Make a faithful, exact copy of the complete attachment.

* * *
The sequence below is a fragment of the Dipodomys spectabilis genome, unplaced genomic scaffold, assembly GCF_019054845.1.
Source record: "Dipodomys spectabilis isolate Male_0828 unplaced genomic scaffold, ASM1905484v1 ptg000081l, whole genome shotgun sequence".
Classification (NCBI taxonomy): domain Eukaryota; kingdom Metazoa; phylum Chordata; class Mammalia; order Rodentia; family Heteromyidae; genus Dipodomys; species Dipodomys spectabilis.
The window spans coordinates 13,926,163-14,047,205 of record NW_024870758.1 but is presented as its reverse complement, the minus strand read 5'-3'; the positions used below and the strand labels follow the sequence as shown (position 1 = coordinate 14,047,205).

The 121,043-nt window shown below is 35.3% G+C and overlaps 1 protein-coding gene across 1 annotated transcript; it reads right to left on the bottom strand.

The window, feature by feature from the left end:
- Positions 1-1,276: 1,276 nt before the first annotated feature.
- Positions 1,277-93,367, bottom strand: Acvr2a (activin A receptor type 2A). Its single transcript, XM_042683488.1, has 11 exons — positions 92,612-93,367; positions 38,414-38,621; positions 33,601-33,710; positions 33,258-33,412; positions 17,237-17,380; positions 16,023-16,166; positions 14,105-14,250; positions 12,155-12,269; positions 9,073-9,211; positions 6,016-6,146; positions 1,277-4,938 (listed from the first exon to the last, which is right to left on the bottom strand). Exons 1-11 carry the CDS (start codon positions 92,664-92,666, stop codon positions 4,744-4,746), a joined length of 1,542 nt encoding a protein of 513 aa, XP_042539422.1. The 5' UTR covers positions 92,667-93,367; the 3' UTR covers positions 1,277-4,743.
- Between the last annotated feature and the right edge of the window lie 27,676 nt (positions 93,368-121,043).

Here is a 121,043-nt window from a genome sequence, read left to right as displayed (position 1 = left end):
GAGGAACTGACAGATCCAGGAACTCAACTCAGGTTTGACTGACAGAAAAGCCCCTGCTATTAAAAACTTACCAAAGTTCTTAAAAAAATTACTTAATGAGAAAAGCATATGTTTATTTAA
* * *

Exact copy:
The sequence below is a fragment of the Dipodomys spectabilis genome, unplaced genomic scaffold, assembly GCF_019054845.1.
Source record: "Dipodomys spectabilis isolate Male_0828 unplaced genomic scaffold, ASM1905484v1 ptg000081l, whole genome shotgun sequence".
Classification (NCBI taxonomy): domain Eukaryota; kingdom Metazoa; phylum Chordata; class Mammalia; order Rodentia; family Heteromyidae; genus Dipodomys; species Dipodomys spectabilis.
The window spans coordinates 13,926,163-14,047,205 of record NW_024870758.1 but is presented as its reverse complement, the minus strand read 5'-3'; the positions used below and the strand labels follow the sequence as shown (position 1 = coordinate 14,047,205).

The 121,043-nt window shown below is 35.3% G+C and overlaps 1 protein-coding gene across 1 annotated transcript; it reads right to left on the bottom strand.

The window, feature by feature from the left end:
- Positions 1-1,276: 1,276 nt before the first annotated feature.
- Positions 1,277-93,367, bottom strand: Acvr2a (activin A receptor type 2A). Its single transcript, XM_042683488.1, has 11 exons — positions 92,612-93,367; positions 38,414-38,621; positions 33,601-33,710; positions 33,258-33,412; positions 17,237-17,380; positions 16,023-16,166; positions 14,105-14,250; positions 12,155-12,269; positions 9,073-9,211; positions 6,016-6,146; positions 1,277-4,938 (listed from the first exon to the last, which is right to left on the bottom strand). Exons 1-11 carry the CDS (start codon positions 92,664-92,666, stop codon positions 4,744-4,746), a joined length of 1,542 nt encoding a protein of 513 aa, XP_042539422.1. The 5' UTR covers positions 92,667-93,367; the 3' UTR covers positions 1,277-4,743.
- Between the last annotated feature and the right edge of the window lie 27,676 nt (positions 93,368-121,043).

Here is a 121,043-nt window from a genome sequence, read left to right as displayed (position 1 = left end):
GAGGAACTGACAGATCCAGGAACTCAACTCAGGTTTGACTGACAGAAAAGCCCCTGCTATTAAAAACTTACCAAAGTTCTTAAAAAAATTACTTAATGAGAAAAGCATATGTTTATTTAA